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Proceedings Paper

Hector: a high-multiplex survey instrument for spatially resolved galaxy spectroscopy
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Paper Abstract

First light from the SAMI (Sydney-AAO Multi-object IFS) instrument at the Anglo-Australian Telescope (AAT) has recently proven the viability of fibre hexabundles for multi-IFU spectroscopy. SAMI, which comprises 13 hexabundle IFUs deployable over a 1 degree field-of-view, has recently begun science observations, and will target a survey of several thousand galaxies. The scientific outputs from such galaxy surveys are strongly linked to survey size, leading the push towards instruments with higher multiplex capability. We have begun work on a new instrument concept, called Hector, which will target a spatially-resolved spectroscopic survey of up to one hundred thousand galaxies. The key science questions for this instrument concept include how do galaxies get their gas, how is star formation and nuclear activity affected by environment, what is the role of feedback, and what processes can be linked to galaxy groups and clusters. One design option for Hector uses the existing 2 degree field-of view top end at the AAT, with 50 individual robotically deployable 61-core hexabundle IFUs, and 3 fixed format spectrographs covering the visible wavelength range with a spectral resolution of approximately 4000. A more ambitious option incorporates a modified top end at the AAT with a new 3 degree field-of-view wide-field-corrector and 100 hexabundle IFUs feeding 6 spectrographs.

Paper Details

Date Published: 24 September 2012
PDF: 11 pages
Proc. SPIE 8446, Ground-based and Airborne Instrumentation for Astronomy IV, 844653 (24 September 2012); doi: 10.1117/12.925260
Show Author Affiliations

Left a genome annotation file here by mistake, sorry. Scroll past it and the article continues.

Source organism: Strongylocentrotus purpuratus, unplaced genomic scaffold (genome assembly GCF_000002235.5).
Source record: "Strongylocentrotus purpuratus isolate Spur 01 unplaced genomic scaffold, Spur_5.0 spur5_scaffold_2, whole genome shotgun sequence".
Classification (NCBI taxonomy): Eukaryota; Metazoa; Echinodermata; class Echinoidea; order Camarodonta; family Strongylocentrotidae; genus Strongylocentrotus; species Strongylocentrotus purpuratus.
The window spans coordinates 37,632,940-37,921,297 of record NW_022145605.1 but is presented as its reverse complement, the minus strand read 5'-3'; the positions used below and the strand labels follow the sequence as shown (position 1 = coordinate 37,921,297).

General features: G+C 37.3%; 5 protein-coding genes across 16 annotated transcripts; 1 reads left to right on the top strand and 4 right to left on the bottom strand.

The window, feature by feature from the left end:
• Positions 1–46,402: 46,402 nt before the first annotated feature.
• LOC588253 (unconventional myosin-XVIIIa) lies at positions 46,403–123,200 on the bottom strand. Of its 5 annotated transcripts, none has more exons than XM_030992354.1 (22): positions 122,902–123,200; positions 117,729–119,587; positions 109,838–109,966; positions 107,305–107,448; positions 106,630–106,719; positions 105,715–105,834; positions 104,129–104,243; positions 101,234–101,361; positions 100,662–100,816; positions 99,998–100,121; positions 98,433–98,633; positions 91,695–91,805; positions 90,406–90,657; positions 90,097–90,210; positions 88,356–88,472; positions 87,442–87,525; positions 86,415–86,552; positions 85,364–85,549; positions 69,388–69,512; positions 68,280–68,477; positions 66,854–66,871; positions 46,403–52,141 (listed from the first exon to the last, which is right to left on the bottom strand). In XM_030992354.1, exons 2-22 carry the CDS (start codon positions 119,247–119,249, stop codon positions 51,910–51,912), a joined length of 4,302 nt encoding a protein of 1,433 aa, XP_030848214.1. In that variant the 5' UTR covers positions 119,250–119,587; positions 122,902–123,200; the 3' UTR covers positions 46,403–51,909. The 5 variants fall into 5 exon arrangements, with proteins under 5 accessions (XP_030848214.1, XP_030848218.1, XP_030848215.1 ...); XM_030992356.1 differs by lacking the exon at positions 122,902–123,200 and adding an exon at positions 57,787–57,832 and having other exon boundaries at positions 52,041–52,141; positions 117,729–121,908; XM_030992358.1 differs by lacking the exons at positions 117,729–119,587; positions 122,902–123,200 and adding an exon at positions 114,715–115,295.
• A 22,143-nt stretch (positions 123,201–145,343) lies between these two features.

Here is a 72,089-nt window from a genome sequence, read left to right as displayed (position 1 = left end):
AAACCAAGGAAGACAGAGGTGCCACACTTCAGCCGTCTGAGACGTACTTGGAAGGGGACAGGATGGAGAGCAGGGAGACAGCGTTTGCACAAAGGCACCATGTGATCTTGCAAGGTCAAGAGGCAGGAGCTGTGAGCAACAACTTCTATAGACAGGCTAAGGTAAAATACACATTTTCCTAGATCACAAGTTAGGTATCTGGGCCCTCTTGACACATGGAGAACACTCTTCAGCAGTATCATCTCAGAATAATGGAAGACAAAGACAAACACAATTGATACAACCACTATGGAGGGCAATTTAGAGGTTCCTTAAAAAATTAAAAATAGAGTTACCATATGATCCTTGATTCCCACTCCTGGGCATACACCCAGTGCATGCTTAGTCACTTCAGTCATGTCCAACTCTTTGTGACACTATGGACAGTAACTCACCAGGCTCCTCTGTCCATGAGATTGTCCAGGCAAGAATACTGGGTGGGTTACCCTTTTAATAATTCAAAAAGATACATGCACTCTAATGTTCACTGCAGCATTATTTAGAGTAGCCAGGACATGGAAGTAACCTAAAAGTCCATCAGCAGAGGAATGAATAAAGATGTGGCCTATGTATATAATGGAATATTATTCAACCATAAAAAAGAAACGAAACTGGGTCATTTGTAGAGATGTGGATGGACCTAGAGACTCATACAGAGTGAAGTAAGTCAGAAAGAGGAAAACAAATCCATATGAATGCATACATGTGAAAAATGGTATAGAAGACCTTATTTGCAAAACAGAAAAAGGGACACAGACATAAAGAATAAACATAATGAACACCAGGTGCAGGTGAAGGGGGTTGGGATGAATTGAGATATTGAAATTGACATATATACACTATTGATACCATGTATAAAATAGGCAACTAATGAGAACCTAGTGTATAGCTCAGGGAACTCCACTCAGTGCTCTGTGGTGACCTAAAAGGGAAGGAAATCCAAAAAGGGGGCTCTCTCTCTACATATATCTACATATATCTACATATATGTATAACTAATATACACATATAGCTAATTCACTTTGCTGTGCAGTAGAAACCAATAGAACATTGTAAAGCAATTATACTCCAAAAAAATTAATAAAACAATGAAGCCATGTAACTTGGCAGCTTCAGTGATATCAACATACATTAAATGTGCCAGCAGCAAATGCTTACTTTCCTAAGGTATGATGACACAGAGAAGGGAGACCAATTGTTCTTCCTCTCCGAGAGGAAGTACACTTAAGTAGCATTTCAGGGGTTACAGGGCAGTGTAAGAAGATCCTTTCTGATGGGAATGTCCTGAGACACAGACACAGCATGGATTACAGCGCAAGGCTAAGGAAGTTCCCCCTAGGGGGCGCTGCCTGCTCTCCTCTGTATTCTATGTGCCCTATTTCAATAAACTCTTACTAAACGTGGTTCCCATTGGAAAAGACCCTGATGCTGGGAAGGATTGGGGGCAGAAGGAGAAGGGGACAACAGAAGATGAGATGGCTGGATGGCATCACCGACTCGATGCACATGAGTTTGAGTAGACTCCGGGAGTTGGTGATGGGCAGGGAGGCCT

Jon Lawrence, Australian Astronomical Observatory (Australia)
Joss Bland-Hawthorn, The Univ. of Sydney (Australia)
Julia Bryant, The Univ. of Sydney (Australia)
Jurek Brzeski, Australian Astronomical Observatory (Australia)
Matthew Colless, Australian Astronomical Observatory (Australia)
Scott Croom, The Univ. of Sydney (Australia)
Luke Gers, Australian Astronomical Observatory (Australia)
James Gilbert, Australian Astronomical Observatory (Australia)
Peter Gillingham, Australian Astronomical Observatory (Australia)
Michael Goodwin, Australian Astronomical Observatory (Australia)
Jeroen Heijmans, Australian Astronomical Observatory (Australia)
Anthony Horton, Australian Astronomical Observatory (Australia)
Mike Ireland, Australian Astronomical Observatory (Australia)
Macquarie Univ. (Australia)
Stan Miziarski, Australian Astronomical Observatory (Australia)
Will Saunders, Australian Astronomical Observatory (Australia)
Greg Smith, Australian Astronomical Observatory (Australia)


Published in SPIE Proceedings Vol. 8446:
Ground-based and Airborne Instrumentation for Astronomy IV
Ian S. McLean; Suzanne K. Ramsay; Hideki Takami, Editor(s)

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